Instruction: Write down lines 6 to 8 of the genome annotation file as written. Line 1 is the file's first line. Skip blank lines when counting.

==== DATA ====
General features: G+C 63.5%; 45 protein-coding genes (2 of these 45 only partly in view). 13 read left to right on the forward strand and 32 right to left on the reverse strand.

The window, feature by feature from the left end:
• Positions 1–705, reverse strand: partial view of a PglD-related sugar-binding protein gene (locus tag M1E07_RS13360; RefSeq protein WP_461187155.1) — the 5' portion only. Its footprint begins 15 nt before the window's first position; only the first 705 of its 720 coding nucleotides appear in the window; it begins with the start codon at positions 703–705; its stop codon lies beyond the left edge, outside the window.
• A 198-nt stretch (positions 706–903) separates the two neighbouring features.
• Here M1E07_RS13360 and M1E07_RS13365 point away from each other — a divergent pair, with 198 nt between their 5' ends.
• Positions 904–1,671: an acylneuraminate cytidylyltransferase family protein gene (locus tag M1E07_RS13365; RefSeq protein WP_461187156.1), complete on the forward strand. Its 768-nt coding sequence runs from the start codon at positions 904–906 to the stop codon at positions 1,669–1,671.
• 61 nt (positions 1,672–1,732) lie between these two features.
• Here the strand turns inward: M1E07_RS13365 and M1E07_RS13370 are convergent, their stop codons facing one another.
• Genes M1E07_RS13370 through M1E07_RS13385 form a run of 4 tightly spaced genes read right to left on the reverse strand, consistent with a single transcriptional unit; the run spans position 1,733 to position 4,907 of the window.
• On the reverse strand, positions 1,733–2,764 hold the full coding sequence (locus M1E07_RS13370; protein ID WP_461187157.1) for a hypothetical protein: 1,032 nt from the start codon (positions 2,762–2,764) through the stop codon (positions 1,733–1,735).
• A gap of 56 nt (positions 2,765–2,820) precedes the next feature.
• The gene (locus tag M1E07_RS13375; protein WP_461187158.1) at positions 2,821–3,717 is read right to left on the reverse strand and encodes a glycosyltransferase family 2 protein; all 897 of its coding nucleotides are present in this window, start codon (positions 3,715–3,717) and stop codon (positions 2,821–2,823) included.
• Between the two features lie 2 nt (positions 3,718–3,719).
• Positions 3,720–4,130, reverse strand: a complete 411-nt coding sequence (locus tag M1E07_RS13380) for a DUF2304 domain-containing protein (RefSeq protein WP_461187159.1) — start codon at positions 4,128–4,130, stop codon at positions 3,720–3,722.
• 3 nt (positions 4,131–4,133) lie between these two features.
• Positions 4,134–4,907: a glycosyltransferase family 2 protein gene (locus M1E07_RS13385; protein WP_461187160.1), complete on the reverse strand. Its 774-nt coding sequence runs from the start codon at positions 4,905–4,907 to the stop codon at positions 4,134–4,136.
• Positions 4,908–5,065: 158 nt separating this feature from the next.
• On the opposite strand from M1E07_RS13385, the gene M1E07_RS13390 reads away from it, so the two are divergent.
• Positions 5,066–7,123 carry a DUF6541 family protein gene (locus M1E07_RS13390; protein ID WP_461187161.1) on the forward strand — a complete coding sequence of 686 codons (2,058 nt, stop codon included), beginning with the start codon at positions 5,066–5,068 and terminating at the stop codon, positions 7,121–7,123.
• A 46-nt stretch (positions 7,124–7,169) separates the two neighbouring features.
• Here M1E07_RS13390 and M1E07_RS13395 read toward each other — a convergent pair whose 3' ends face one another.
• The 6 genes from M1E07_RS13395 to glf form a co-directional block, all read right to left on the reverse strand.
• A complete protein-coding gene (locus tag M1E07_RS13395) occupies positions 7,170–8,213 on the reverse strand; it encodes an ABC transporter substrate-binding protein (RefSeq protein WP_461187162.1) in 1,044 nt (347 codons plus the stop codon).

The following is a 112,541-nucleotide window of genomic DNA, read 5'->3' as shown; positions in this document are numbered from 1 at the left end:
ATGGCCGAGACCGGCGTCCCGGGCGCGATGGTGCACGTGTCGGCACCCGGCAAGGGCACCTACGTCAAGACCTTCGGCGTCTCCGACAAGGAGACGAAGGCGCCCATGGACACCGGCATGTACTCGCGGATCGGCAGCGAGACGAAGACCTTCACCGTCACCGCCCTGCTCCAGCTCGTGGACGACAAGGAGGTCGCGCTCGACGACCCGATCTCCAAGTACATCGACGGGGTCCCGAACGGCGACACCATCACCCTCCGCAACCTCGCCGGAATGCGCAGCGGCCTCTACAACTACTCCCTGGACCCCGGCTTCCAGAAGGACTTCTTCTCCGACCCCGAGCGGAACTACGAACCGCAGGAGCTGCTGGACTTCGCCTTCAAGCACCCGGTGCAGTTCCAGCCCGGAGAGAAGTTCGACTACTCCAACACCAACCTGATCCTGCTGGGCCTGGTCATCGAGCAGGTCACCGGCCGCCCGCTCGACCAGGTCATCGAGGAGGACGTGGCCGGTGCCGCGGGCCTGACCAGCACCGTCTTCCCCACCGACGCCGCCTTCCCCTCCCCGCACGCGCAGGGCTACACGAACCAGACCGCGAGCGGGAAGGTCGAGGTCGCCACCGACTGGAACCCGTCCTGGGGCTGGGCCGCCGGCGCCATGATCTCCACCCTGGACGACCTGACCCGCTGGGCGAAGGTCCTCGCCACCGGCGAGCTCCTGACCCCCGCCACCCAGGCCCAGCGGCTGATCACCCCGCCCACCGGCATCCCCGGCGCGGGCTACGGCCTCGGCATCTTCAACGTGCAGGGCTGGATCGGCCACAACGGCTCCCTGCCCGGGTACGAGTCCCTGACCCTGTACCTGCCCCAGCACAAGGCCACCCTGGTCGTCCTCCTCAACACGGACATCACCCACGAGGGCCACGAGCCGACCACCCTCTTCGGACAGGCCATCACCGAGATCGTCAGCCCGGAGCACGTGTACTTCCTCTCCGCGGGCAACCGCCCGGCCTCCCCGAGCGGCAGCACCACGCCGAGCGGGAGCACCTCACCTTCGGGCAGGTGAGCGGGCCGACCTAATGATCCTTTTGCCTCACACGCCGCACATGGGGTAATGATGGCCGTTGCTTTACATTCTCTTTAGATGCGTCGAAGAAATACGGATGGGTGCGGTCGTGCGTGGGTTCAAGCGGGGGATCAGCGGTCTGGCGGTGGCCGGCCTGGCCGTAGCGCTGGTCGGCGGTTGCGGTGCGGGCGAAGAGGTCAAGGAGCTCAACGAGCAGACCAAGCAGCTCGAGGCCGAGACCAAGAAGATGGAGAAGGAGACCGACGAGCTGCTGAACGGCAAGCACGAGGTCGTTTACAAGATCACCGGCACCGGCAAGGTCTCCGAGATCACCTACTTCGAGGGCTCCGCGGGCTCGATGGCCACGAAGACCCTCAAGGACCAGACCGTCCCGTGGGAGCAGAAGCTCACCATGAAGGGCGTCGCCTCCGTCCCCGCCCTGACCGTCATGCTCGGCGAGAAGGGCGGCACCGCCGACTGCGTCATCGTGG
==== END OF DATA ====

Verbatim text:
• Positions 904–1,671: an acylneuraminate cytidylyltransferase family protein gene (locus tag M1E07_RS13365; RefSeq protein WP_461187156.1), complete on the forward strand. Its 768-nt coding sequence runs from the start codon at positions 904–906 to the stop codon at positions 1,669–1,671.
• 61 nt (positions 1,672–1,732) lie between these two features.
• Here the strand turns inward: M1E07_RS13365 and M1E07_RS13370 are convergent, their stop codons facing one another.